Story and photos by Leah Packer
In the heart of Berlin’s Brandenberg district, you will inevitably stumble across ‘randomly’ placed stelae that seem to serve solely as public art. These concrete stelae dominate the public space — their maze-like structure an invitation for games of hide-and-seek. Their smooth texture and flat surfaces provide an ideal place for picnics. As you appreciate the minimalist nature of the structure, you overhear a conversation that brings you to a realization:
The 2,711 grey concrete slabs are, in fact, a memorial to the six million Jews murdered in the Holocaust during World War II: Peter Eisenman’s Memorial to the Murdered Jews of Europe. Looking at the slabs of concrete, you raise an eyebrow. You wonder, how could these plain, concrete blocks symbolize six million people?
At first glance, these concrete stelae are nothing more than public art. However, they have a much deeper meaning attached.
Berlin is recognized as one of the most historically charged cities with its role in WWII and the Cold War. More specifically, its name evokes one atrocity: The Holocaust, notable for the six million Jews exterminated at the hands of the Nazi regime. As a result of Germany’s role in the irrevocable damage during the 20th century, it has continued to pay reparations to survivors through today in the form of financial payments.
Berlin’s artistic image flourished in the 90s after the fall of the wall. Its name became synonymous with creativity and freedom, and the city itself became a hub for artists of all forms, such as graffiti and physical installations. While I believe appreciating the artistic influence of these memorials isn’t harmful, it is vital to remember they do not serve that distinct purpose.
In 2019, I had the opportunity to study abroad in Berlin, taking classes on the history of the city as well as delving deeper into the Holocaust and its intricacies. In my Holocaust Studies class, we analyzed the role of memorials, specifically focusing on structures developed by architect Peter Eisenman. As I sat in class, the discussion brought me back to my first time visiting the memorial on a family vacation in 2017 as an unknowing tourist with an appreciative eye for its simplistic nature. We were on a scheduled tour with a guide, a woman whose knowledge of the memorial extended beyond my own. She told us a little about herself, but many of the details escaped my mind. I expected a further explanation of the memorial, but she simply tasked us with walking through the stelae at our own pace and told us to meet her at the edge of the memorial when twenty minutes had passed.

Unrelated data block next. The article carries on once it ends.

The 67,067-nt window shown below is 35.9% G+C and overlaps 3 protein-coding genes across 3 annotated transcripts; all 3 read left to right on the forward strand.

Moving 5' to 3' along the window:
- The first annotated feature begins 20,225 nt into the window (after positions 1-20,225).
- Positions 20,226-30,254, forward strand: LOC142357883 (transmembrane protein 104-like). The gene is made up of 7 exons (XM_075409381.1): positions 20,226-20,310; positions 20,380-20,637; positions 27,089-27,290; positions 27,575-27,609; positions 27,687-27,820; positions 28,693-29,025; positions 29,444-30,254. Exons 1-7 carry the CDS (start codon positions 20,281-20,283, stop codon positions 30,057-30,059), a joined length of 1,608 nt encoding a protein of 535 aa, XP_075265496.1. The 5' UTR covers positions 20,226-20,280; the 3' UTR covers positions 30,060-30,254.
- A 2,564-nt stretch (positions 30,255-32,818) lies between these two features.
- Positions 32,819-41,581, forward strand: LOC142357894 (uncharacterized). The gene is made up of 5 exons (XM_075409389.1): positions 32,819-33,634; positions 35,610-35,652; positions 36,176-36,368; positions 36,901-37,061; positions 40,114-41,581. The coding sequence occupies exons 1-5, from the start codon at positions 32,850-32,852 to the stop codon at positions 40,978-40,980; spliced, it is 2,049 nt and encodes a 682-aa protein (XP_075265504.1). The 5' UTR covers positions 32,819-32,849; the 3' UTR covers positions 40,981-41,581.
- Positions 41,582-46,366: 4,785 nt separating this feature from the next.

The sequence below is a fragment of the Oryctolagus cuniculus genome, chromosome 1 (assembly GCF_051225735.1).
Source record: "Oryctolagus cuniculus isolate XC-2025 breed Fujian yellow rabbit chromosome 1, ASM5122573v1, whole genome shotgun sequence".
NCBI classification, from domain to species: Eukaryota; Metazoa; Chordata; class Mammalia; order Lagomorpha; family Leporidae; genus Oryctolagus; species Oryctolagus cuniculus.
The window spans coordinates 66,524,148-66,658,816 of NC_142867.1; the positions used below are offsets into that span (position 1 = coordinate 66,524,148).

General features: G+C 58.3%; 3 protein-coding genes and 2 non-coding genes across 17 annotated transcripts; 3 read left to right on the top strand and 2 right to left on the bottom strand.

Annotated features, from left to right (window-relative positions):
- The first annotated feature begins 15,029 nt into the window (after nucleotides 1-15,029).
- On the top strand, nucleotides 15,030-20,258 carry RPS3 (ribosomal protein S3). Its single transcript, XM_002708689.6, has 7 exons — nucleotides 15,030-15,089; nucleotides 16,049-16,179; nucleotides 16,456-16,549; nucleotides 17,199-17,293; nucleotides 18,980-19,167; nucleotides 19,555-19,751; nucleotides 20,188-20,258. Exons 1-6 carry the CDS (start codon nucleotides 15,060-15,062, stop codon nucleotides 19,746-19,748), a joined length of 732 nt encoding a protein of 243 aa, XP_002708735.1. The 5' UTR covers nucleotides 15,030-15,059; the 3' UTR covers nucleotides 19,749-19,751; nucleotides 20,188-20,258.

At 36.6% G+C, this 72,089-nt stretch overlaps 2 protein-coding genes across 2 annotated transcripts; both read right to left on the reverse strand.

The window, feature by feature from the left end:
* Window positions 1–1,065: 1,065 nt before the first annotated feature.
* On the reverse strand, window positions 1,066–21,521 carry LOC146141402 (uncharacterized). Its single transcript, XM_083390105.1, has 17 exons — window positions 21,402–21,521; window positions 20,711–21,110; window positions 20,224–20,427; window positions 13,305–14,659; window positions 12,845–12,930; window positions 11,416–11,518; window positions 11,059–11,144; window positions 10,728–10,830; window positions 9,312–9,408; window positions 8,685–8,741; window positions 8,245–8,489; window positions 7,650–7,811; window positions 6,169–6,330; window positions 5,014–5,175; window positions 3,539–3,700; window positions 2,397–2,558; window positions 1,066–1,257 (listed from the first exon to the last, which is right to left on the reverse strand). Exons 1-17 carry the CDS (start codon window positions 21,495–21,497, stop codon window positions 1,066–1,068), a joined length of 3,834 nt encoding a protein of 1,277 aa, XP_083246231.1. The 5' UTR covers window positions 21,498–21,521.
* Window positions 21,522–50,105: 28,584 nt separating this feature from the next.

I walked alone, my neck craning up to look at the grey stelae that stood in stark contrast with a hazy blue sky of the summer; some of them loomed over my small figure as I walked closer to the center. My head twisted and turned and so did my body; my feet silently took me through the memorial with the small taps of my feet filling the cold, crisp air. My eyes flitted up, down and sideways, sometimes catching other people weaving in and out of the rows. They would appear and then disappear, some of them quick enough that when I blinked, I thought my mind was tricking me. As I took my time weaving through, my thoughts had started to wander…
The only way I knew this was a memorial is because of my mom informing us on our tour. Concrete blocks? A memorial? If I didn’t know any better, I would think of this as another public art structure. Those people filtered in and out of my eyesight; it would be a perfect playground for a child’s game of tag. An intense reaction of disgust tugged at my brain as my lip curled.
How does this alternative playground mourn six million people?
Two years later, I was in the Kreuzberg district participating in my Holocaust Studies’ class discussion when I found my thoughts to be correct; tourists are captivated by its minimalist aesthetic, pleasing to the eye, yet they are blind to the reality the stelae represent. With no explicit signage, it is easy to assume its minimalism serves to showcase Berlin’s artistic identity. Eisenman’s vision was to create a space for self-reflection and contemplation, rather than scripting out how visitors should feel at the memorial. My experience was not unique; the silence I described allowed me to reflect on the emotions I felt as I walked through the concrete blocks. While I had an idea of what the blocks represented before my tour, I wasn’t prepared for the progression of emotions that arose. I felt admiration at first, but it slowly trickled into harsh cynicism. My train of thought went from praising the memorial for its “cool” presentation to my current thoughts of how education of the Holocaust is needed at this memorial.
It is easy to be wrapped up in appreciating its sleek concrete designed to preserve its minimalist aesthetic, but art cannot express the events of the Holocaust. These memorials are essential to Germany’s history, and in the face of Berlin’s highly progressive art scene, it is important to remember these art installations do not serve to highlight it. They serve to memorialize victims and their memories.